I'm a little lost in that stanza as well--it feels somewhat abrupt, like you can't quite pin down the thought. Whether or not that's intentional is beyond me, but I will say it's a little jarring. Unsurprisingly, there's a lot packed in, imagery-wise, and I think you could really benefit from paring down & refining. (Having someone else's fingerprints to burn off? God, that kills me.) Again: there's definitely some ambiguity as far as what the last time is and I'm not sure the ambiguity evokes the response you want. Personally it's a little confusing, but I'm also not one to thrive in nuance and subtlety so again, don't necessarily put any stock into this.

I have to say, I disagree with Morrigan (sorry) about the cozy santa mug line. I think it's one of the most effective lines here. There's no reason to know the backstory on this one, as it's evident from context that there IS backstory, if that makes sense. The inside jokes, the history--it's not necessary. Vague? yes, obviously. But ineffective? no no no no no. Same goes for the oils, though I agree that specificity as far as the type of oil could benefit you there.

And the ending--what were you going for? I'm getting mixed feelings, resignation & incompleteness & that part of heartbreak where you're not really sad but you still feel like your lungs won't quite fill. This is the point where lack of punctuation actually feels essential because it makes the end feel so hollow, haunting in the unfinished business kind of way.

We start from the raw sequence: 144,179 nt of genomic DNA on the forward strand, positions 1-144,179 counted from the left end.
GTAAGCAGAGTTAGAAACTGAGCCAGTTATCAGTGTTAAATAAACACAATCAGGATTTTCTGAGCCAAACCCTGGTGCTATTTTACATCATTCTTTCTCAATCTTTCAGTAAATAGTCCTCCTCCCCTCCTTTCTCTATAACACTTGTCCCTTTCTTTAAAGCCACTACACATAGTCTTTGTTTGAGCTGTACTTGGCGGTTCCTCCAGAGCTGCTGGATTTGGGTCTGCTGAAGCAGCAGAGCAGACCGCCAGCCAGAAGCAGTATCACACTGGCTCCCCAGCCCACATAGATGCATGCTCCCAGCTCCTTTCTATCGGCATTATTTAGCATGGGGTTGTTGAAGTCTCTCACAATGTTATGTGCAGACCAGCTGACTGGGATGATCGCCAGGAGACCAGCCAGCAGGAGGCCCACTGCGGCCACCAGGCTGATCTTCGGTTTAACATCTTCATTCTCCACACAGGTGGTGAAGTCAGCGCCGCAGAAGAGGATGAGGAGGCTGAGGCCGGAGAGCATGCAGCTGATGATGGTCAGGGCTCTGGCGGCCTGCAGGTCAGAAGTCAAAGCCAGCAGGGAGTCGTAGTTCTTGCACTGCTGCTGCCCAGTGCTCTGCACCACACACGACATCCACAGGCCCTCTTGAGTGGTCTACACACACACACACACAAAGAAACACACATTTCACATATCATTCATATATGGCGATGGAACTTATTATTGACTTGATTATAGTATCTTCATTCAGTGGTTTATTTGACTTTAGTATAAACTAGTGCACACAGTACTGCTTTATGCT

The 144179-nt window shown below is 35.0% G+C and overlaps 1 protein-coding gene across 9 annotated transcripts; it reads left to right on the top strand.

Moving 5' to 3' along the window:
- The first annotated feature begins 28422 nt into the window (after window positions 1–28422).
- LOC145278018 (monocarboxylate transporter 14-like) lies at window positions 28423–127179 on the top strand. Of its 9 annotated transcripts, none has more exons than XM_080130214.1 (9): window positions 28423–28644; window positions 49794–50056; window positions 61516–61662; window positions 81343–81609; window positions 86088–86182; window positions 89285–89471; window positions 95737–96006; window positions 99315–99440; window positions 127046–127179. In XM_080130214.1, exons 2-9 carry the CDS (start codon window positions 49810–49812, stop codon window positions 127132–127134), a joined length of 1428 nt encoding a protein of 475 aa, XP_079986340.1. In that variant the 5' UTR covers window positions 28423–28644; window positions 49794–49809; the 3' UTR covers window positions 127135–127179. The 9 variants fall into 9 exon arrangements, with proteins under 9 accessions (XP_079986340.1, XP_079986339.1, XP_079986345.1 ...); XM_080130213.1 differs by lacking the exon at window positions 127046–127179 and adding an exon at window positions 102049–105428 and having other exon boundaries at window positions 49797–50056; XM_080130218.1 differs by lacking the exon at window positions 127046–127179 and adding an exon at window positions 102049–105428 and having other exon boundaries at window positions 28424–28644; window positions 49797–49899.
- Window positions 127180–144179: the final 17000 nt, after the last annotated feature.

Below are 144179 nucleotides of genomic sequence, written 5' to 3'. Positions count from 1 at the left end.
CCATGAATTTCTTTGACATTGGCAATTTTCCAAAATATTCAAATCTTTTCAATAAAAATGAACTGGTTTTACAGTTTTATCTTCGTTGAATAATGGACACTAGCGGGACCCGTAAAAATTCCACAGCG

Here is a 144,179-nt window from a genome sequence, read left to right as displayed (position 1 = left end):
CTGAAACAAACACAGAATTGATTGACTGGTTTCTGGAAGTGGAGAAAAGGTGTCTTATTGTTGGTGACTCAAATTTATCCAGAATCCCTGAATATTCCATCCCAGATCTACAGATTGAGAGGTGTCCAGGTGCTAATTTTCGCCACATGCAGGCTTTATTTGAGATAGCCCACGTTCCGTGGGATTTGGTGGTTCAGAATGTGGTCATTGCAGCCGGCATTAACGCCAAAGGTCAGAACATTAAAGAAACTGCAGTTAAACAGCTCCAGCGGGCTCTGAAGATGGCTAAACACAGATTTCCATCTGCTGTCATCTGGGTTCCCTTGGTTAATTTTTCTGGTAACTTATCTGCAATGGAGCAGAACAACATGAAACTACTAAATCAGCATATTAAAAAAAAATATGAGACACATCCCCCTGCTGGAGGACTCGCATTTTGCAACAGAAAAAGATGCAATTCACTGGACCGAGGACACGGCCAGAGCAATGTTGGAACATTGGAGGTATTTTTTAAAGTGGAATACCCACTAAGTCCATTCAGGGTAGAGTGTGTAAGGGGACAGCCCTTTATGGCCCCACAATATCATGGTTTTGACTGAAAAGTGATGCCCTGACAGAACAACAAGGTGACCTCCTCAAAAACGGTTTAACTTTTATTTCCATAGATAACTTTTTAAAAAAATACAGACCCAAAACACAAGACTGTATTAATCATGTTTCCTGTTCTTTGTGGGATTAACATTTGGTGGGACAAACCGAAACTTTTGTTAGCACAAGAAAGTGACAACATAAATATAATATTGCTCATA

Just a couple thoughts. It feels good to be reading your work again.

-Ry (see what I did there?)

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785 Reviews

Points: 25876
Reviews: 785

Thu Feb 16, 2017 5:22 am
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Morrigan wrote a review...

Hi Lumibear <3
I'mma let you know what I think of this.

Firstly, I really like the reversal of the fingerprints. Usually you would burn someone's fingerprints off of them, but the narrator is burning someone else's fingerprints off of the narrator's own fingers. It's really nice.

"this will at last be finished" has a nice finality to it that it wouldn't have if you had used a verb other than "to be." Usually, I would advise against using a form of "to be," but here it is used to the benefit of the feeling of the poem, so I suggest you keep that.